6:30 a.m. My other son's dog stands outside my bedroom and shakes and shakes his head to make his collar rattle so I will know he needs to go out.  Ugh!!! I got these animals on purpose.  He can't have a dog door because the cat would use it to go outside and brawl so he is stuck inside overnight too and by this time he has to pee.  He is 12 years old so I take pity on him and let him out.  I try to let him out the back door without letting my cat out of my bedroom.  If she makes it out of my bedroom she will get lonely in about 30 minutes and start singing in the kids' hallway but if she stays in my room she will get back in bed with me.  I go back to bed but 9/10 I cannot get back to sleep.

7:20ish a.m.  I give up.  I'm wide awake.  I get up, let the cat out, let the dog out again, and make coffee. Now this is the golden time in my day.  All the other humans in my house are asleep  No one needs anything!  I can sip my coffee and enjoy my solitude.  This is when I can get things done too because there are no interruptions but I can't do anything that would wake the others.  Most days this is sipping coffee, scrolling through facebook, and completing any online professional development work I am doing.  This summer I'm also on a couple of school district planning teams so this is when I work on those tasks too. 

8:30is a.m N wakes up.  BG check, insulin injection, and make his breakfast.  He likes his morning to be spent in his room so he gets his T1D stuff out of the way then heads back to his room to play on his computer or watch netflix and waits for me to bring his breakfast.  We've come to some trial & error timings that work for us and we've found that if he wakes up in range he should get his breakfast 25 minutes after his insulin.  If he wakes at the higher end or above his range he gets his breakfast 45 minutes after insulin.  He eats cereal and bacon every morning (if I don't force him to try something else) so we know what works for this breakfast most of the time. 

9:15 a.m. Breakfast is delivered and no one else will be awake for a while so out to the garage I go to walk on the treadmill for 30 minutes.  Here is what I know about me and exercise...we aren't really compatible.  I give myself full permission to refuse the treadmill any day I want but I have to go out and turn it on and walk on it for 1 minute before I can choose I don't want to do it.  Most days that means I go ahead and walk for 30 minutes.  About once a week I just do the 1 minute.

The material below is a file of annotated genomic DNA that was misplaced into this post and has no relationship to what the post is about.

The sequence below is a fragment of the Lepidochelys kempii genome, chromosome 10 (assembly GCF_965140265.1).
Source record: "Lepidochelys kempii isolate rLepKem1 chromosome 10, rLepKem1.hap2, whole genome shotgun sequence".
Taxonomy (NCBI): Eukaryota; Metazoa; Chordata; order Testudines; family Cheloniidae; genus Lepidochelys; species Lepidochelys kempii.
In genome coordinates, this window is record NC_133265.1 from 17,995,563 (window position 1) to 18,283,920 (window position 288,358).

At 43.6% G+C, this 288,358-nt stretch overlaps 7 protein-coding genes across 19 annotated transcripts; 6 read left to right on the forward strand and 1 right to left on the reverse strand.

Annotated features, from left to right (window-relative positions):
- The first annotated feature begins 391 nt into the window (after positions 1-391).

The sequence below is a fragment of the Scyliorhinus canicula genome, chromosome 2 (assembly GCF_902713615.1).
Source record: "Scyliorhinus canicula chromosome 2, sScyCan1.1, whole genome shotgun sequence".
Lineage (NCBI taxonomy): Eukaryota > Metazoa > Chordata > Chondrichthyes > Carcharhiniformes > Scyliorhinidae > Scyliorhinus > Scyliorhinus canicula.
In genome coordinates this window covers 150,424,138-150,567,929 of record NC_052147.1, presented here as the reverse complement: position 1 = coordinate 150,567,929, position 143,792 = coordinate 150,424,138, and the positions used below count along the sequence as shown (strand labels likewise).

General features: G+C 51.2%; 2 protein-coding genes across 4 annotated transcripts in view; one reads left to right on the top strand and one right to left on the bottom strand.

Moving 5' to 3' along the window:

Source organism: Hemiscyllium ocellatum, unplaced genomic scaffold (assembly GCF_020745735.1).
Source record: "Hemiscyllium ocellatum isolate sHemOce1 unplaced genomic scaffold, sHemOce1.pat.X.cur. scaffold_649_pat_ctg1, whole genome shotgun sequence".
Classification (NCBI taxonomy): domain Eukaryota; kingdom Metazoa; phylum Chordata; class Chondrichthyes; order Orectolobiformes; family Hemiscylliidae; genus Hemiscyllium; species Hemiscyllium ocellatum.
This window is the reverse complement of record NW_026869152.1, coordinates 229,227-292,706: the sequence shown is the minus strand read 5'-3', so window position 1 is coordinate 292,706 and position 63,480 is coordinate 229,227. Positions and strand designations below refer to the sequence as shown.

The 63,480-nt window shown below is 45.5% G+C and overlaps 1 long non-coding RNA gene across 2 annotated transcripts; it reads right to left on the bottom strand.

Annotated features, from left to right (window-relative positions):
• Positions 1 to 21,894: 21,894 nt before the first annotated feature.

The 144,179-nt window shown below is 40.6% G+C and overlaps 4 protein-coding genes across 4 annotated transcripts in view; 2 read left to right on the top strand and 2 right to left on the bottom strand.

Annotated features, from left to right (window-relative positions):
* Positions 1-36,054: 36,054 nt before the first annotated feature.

10:00-Lunch This time is continuing with work meetings, professional development, setting activities for the student who is still doing online work, or my own personal projects like painting or sewing masks or reading a book.  I'm into the sewing right now so that wins most days.  I have watched some painting tutorials but haven't done a new painting this summer yet.  It feels like I don't really feel like it is summer because I don't know what the plan for fall is going to be.  I'm hoping that after our superintendent gives us the plan I will be able to relax for a couple of weeks before I start back into it. 

After lunch there is a long stretch when there will not be a need for insulin so this is when I might visit my dad/sister at their house or I will go for a walk in the park with my mom.  If I don't get out of the house then this time is spent procrastinating household chores while binge watching netflix.  Sometimes I do laundry or make masks to feel productive.  Today I researched if I want an embroidery machine or not while watching the Mysteries of the Abandoned marathon. 

4:00ish is when I start making dinner.  A thankless dinner that will take between 20-60 minutes to create so that the two humans I built can spend 6 minutes eating it and about that same amount of time telling me they don't really like X,Y, or Z about it.  I don't enjoy cooking.  I've written about this before and I'll write about it again but it isn't getting any more enjoyable for me.  I don't mind the parts of cooking.  Chopping onions, slicing bread, putting rice in the cooker, stirring sauces.  I don't mind any of that but the sum total of making a meal is a loss for me.